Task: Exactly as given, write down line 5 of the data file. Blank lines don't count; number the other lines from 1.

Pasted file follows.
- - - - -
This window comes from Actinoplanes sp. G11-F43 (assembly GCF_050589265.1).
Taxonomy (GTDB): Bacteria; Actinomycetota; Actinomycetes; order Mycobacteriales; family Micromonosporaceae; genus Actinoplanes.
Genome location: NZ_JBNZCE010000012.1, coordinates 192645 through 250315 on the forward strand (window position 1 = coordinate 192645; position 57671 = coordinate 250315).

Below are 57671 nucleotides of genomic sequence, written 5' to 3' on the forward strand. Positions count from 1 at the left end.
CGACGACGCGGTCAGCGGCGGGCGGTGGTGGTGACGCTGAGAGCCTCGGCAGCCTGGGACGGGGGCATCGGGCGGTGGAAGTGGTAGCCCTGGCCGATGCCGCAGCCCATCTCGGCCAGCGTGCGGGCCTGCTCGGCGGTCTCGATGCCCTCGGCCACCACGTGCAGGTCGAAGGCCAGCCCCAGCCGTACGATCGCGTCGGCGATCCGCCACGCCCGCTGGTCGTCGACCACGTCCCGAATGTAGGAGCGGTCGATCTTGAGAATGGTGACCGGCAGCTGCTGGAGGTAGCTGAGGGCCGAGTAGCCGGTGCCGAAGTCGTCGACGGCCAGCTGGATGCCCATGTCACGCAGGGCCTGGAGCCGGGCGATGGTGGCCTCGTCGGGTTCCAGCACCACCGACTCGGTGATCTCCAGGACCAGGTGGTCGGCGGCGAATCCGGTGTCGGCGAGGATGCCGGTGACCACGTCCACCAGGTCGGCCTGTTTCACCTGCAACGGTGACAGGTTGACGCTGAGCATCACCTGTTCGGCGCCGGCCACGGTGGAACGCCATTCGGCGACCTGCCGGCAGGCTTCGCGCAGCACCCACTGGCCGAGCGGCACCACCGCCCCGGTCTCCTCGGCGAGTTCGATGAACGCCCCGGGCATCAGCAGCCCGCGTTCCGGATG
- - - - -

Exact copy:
CGACGACGCGGTCAGCGGCGGGCGGTGGTGGTGACGCTGAGAGCCTCGGCAGCCTGGGACGGGGGCATCGGGCGGTGGAAGTGGTAGCCCTGGCCGATGCCGCAGCCCATCTCGGCCAGCGTGCGGGCCTGCTCGGCGGTCTCGATGCCCTCGGCCACCACGTGCAGGTCGAAGGCCAGCCCCAGCCGTACGATCGCGTCGGCGATCCGCCACGCCCGCTGGTCGTCGACCACGTCCCGAATGTAGGAGCGGTCGATCTTGAGAATGGTGACCGGCAGCTGCTGGAGGTAGCTGAGGGCCGAGTAGCCGGTGCCGAAGTCGTCGACGGCCAGCTGGATGCCCATGTCACGCAGGGCCTGGAGCCGGGCGATGGTGGCCTCGTCGGGTTCCAGCACCACCGACTCGGTGATCTCCAGGACCAGGTGGTCGGCGGCGAATCCGGTGTCGGCGAGGATGCCGGTGACCACGTCCACCAGGTCGGCCTGTTTCACCTGCAACGGTGACAGGTTGACGCTGAGCATCACCTGTTCGGCGCCGGCCACGGTGGAACGCCATTCGGCGACCTGCCGGCAGGCTTCGCGCAGCACCCACTGGCCGAGCGGCACCACCGCCCCGGTCTCCTCGGCGAGTTCGATGAACGCCCCGGGCATCAGCAGCCCGCGTTCCGGATG